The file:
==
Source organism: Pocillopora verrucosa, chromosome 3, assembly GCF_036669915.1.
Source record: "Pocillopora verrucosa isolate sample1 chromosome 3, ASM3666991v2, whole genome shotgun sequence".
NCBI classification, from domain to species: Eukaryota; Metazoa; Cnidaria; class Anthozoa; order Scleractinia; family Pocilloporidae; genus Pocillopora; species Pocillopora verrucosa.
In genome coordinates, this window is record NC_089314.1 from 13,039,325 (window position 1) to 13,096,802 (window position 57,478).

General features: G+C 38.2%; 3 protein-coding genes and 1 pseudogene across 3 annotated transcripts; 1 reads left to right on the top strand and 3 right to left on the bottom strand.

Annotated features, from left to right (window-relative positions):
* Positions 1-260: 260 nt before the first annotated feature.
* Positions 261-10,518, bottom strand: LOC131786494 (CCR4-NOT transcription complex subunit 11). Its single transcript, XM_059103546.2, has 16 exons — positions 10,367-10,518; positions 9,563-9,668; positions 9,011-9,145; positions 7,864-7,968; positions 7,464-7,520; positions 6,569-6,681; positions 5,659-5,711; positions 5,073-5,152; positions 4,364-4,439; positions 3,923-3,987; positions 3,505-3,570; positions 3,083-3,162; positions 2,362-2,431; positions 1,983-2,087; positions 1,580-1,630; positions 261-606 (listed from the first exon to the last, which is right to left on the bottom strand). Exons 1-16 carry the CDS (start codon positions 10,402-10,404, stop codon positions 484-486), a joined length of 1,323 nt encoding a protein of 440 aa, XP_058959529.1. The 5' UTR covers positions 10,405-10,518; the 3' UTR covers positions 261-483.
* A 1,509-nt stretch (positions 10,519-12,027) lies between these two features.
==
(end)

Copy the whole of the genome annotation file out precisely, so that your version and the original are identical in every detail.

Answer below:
Source organism: Pocillopora verrucosa, chromosome 3, assembly GCF_036669915.1.
Source record: "Pocillopora verrucosa isolate sample1 chromosome 3, ASM3666991v2, whole genome shotgun sequence".
NCBI classification, from domain to species: Eukaryota; Metazoa; Cnidaria; class Anthozoa; order Scleractinia; family Pocilloporidae; genus Pocillopora; species Pocillopora verrucosa.
In genome coordinates, this window is record NC_089314.1 from 13,039,325 (window position 1) to 13,096,802 (window position 57,478).

General features: G+C 38.2%; 3 protein-coding genes and 1 pseudogene across 3 annotated transcripts; 1 reads left to right on the top strand and 3 right to left on the bottom strand.

Annotated features, from left to right (window-relative positions):
* Positions 1-260: 260 nt before the first annotated feature.
* Positions 261-10,518, bottom strand: LOC131786494 (CCR4-NOT transcription complex subunit 11). Its single transcript, XM_059103546.2, has 16 exons — positions 10,367-10,518; positions 9,563-9,668; positions 9,011-9,145; positions 7,864-7,968; positions 7,464-7,520; positions 6,569-6,681; positions 5,659-5,711; positions 5,073-5,152; positions 4,364-4,439; positions 3,923-3,987; positions 3,505-3,570; positions 3,083-3,162; positions 2,362-2,431; positions 1,983-2,087; positions 1,580-1,630; positions 261-606 (listed from the first exon to the last, which is right to left on the bottom strand). Exons 1-16 carry the CDS (start codon positions 10,402-10,404, stop codon positions 484-486), a joined length of 1,323 nt encoding a protein of 440 aa, XP_058959529.1. The 5' UTR covers positions 10,405-10,518; the 3' UTR covers positions 261-483.
* A 1,509-nt stretch (positions 10,519-12,027) lies between these two features.